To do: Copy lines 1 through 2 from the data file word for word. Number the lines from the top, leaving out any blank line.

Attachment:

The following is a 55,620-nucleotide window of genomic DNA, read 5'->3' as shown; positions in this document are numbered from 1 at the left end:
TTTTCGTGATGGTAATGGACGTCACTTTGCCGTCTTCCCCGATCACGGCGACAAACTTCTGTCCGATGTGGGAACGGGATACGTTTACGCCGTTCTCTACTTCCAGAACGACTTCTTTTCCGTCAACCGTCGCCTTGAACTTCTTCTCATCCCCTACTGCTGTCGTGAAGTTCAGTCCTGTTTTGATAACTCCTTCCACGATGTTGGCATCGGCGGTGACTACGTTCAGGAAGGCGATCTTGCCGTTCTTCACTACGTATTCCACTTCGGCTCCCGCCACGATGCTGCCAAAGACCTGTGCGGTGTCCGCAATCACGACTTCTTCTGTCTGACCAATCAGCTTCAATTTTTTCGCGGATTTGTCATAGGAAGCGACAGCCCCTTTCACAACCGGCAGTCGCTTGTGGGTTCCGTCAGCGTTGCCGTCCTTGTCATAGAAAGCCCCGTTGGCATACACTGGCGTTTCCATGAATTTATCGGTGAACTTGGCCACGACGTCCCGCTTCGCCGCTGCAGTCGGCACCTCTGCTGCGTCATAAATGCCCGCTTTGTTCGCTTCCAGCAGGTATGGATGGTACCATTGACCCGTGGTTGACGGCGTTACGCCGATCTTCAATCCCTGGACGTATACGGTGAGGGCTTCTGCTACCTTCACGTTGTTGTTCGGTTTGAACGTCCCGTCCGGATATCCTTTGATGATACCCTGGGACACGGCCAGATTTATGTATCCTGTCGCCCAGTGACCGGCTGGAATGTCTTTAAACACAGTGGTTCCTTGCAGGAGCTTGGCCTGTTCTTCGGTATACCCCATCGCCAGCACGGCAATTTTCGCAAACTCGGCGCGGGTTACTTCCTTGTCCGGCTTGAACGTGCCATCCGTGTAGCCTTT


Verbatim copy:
The following is a 55,620-nucleotide window of genomic DNA, read 5'->3' as shown; positions in this document are numbered from 1 at the left end:
TTTTCGTGATGGTAATGGACGTCACTTTGCCGTCTTCCCCGATCACGGCGACAAACTTCTGTCCGATGTGGGAACGGGATACGTTTACGCCGTTCTCTACTTCCAGAACGACTTCTTTTCCGTCAACCGTCGCCTTGAACTTCTTCTCATCCCCTACTGCTGTCGTGAAGTTCAGTCCTGTTTTGATAACTCCTTCCACGATGTTGGCATCGGCGGTGACTACGTTCAGGAAGGCGATCTTGCCGTTCTTCACTACGTATTCCACTTCGGCTCCCGCCACGATGCTGCCAAAGACCTGTGCGGTGTCCGCAATCACGACTTCTTCTGTCTGACCAATCAGCTTCAATTTTTTCGCGGATTTGTCATAGGAAGCGACAGCCCCTTTCACAACCGGCAGTCGCTTGTGGGTTCCGTCAGCGTTGCCGTCCTTGTCATAGAAAGCCCCGTTGGCATACACTGGCGTTTCCATGAATTTATCGGTGAACTTGGCCACGACGTCCCGCTTCGCCGCTGCAGTCGGCACCTCTGCTGCGTCATAAATGCCCGCTTTGTTCGCTTCCAGCAGGTATGGATGGTACCATTGACCCGTGGTTGACGGCGTTACGCCGATCTTCAATCCCTGGACGTATACGGTGAGGGCTTCTGCTACCTTCACGTTGTTGTTCGGTTTGAACGTCCCGTCCGGATATCCTTTGATGATACCCTGGGACACGGCCAGATTTATGTATCCTGTCGCCCAGTGACCGGCTGGAATGTCTTTAAACACAGTGGTTCCTTGCAGGAGCTTGGCCTGTTCTTCGGTATACCCCATCGCCAGCACGGCAATTTTCGCAAACTCGGCGCGGGTTACTTCCTTGTCCGGCTTGAACGTGCCATCCGTGTAGCCTTT